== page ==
Wednesday 8 December 2010, 14:03
Here is a lovely documentary made in 1969 about that year's Christmas office party at a London advertising agency.
I've used shots from it in the past - but I've always loved it as a film - so I thought I would put it up.
It tells the story of the preparations as well as the party - and it beautifully captures the mood that Christmas parties always create in offices.
The firm is called Davidson Pearce Berry and Tuck. I did a bit of research on them and it turns out that the film also captures them at a fascinating moment of change.
The original agency had been around for years and had always done very straight Industrial advertising in trade magazines - aimed at buyers. Their biggest clients were firms like Colt Heating and Ventilation, Wates the builders, and Holman Compressed Air.
But recently two very ambitious young advertising men had joined. One was called Norman Berry - who had come from Young and Rubicam, the other was called Allan Rich.
They were determined to turn the agency into what Mr Rich describes as "a sexy boutique agency". They were modelling themselves on the new kinds of American agencies that people like Mary Wells had set up in New York.
And they had just scored a great success. The firm had got the account of the Conservative Party and its new modern leader Edward Heath. They were going to do the advertising for the 1970 General Election.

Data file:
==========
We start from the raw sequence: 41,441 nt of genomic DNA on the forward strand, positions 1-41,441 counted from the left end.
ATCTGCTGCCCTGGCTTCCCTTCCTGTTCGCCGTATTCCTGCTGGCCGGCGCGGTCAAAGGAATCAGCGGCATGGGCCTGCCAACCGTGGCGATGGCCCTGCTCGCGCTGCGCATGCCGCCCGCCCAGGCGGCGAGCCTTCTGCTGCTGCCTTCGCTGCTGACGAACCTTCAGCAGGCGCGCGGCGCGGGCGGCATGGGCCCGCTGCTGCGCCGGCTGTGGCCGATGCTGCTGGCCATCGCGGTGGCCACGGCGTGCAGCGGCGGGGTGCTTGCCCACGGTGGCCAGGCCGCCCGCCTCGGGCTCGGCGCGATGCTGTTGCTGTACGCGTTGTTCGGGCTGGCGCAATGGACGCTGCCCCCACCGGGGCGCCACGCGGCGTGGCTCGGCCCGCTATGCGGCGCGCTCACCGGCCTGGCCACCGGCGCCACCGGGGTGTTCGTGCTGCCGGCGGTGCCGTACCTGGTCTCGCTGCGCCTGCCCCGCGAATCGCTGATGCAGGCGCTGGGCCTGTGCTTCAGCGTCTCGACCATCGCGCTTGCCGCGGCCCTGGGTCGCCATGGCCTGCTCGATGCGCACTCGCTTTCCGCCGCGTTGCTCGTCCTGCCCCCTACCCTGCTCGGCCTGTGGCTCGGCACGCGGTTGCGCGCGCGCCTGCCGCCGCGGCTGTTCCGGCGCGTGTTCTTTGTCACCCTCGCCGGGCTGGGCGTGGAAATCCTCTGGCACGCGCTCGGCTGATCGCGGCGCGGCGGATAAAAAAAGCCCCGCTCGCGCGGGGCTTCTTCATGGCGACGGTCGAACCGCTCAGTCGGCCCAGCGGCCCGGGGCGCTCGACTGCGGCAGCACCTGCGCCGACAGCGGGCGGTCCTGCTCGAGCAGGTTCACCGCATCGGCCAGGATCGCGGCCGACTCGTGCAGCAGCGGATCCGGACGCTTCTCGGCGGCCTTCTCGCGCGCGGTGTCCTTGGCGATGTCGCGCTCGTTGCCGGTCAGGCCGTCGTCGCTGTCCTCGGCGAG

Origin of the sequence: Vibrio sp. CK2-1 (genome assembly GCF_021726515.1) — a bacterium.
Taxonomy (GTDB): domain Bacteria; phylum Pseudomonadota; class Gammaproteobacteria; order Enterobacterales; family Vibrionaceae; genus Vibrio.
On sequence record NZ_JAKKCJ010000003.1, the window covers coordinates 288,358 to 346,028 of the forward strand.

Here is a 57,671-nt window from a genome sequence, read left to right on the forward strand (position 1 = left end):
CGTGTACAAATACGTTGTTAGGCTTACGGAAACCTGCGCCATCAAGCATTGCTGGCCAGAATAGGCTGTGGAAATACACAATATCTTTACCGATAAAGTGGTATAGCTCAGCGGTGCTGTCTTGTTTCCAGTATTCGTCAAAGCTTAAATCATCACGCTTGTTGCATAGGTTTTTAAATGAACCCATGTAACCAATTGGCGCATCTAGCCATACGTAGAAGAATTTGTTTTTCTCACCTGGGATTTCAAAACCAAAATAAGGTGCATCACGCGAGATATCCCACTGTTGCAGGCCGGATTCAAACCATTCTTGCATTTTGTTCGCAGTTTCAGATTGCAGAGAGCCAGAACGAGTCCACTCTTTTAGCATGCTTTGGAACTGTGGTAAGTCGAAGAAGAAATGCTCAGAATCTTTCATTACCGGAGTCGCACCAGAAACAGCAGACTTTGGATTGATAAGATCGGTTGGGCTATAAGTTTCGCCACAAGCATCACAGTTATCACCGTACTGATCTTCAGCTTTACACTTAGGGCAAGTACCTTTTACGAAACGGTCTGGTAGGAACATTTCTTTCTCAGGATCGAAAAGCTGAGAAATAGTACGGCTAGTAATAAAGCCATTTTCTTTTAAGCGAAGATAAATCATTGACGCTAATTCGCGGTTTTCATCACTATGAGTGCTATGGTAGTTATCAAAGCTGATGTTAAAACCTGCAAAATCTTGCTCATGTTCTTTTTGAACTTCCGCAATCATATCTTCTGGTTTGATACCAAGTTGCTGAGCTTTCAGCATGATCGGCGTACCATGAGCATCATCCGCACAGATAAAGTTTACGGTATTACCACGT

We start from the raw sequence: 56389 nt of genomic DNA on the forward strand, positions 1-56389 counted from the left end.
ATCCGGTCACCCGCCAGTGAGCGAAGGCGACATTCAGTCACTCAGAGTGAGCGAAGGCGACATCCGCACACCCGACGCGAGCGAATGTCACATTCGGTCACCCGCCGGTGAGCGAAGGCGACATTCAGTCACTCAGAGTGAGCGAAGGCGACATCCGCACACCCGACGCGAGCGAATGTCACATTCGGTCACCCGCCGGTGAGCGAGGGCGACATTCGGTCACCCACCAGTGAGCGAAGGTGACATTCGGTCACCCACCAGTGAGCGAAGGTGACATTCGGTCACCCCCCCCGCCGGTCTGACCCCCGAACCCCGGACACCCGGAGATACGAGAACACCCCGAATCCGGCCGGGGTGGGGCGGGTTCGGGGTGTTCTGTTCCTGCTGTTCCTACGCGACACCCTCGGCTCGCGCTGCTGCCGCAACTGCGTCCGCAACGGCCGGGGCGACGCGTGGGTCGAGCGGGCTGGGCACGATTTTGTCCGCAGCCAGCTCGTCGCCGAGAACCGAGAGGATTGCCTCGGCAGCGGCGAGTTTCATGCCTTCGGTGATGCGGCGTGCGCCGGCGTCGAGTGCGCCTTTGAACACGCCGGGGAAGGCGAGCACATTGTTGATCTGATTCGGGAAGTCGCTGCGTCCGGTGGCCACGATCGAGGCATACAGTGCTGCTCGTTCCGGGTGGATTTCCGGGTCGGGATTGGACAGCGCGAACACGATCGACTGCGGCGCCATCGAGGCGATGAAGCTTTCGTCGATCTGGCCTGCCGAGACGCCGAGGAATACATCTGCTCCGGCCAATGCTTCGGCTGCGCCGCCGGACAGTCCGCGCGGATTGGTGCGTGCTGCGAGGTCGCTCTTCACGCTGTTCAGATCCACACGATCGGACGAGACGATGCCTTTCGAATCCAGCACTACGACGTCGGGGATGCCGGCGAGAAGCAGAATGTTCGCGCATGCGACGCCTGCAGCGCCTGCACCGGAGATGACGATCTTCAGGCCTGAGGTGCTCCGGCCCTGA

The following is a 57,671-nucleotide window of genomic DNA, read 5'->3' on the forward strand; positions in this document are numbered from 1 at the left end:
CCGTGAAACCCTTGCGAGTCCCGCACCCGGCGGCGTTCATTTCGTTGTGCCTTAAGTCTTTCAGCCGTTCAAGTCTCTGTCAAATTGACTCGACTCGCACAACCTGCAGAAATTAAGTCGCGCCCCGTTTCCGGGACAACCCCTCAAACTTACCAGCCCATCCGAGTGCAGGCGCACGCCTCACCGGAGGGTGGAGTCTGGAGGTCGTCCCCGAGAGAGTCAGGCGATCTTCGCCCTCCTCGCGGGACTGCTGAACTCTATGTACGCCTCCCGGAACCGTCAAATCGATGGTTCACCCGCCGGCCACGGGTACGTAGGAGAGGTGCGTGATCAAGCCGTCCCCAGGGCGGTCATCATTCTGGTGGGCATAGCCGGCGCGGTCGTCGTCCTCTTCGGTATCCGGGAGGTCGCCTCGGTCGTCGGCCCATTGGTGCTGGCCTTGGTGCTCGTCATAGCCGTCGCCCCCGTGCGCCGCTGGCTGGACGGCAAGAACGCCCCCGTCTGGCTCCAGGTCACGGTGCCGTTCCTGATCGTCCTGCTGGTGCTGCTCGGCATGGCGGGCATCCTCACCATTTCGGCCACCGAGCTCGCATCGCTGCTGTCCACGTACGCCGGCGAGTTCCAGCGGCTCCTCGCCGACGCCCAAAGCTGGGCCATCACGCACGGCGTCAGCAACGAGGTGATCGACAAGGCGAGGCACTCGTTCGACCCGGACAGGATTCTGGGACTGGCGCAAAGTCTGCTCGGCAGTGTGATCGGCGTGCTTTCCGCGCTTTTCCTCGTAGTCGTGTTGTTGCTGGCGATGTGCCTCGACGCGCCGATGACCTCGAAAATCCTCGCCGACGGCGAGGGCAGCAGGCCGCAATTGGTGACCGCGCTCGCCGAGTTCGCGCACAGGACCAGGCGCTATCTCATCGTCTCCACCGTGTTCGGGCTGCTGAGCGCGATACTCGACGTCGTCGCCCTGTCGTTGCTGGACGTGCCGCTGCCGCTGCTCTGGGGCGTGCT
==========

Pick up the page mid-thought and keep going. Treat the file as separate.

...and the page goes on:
Saatchi before Saatchi.
And they were changing the firm radically. The old patrician world of British advertising was being dismantled and by now much of it had gone from the agency.
The only real remnant of that old world in the film is Mary Crowley from Accounts (along with her unnamed friend from Wages). I love Mary Crowley, she is like a ghost from an older Britain haunting the new "on-trend" flash agency.
But that new world wouldn't last long. The firm would succeed with helping Edward Heath get elected. But very soon an economic crisis would hit Britain - and advertising too.
The firm was bought by the giant US agency, Ogilvy and Mather, and Norman Berry went off to America. And the old agency just faded away.
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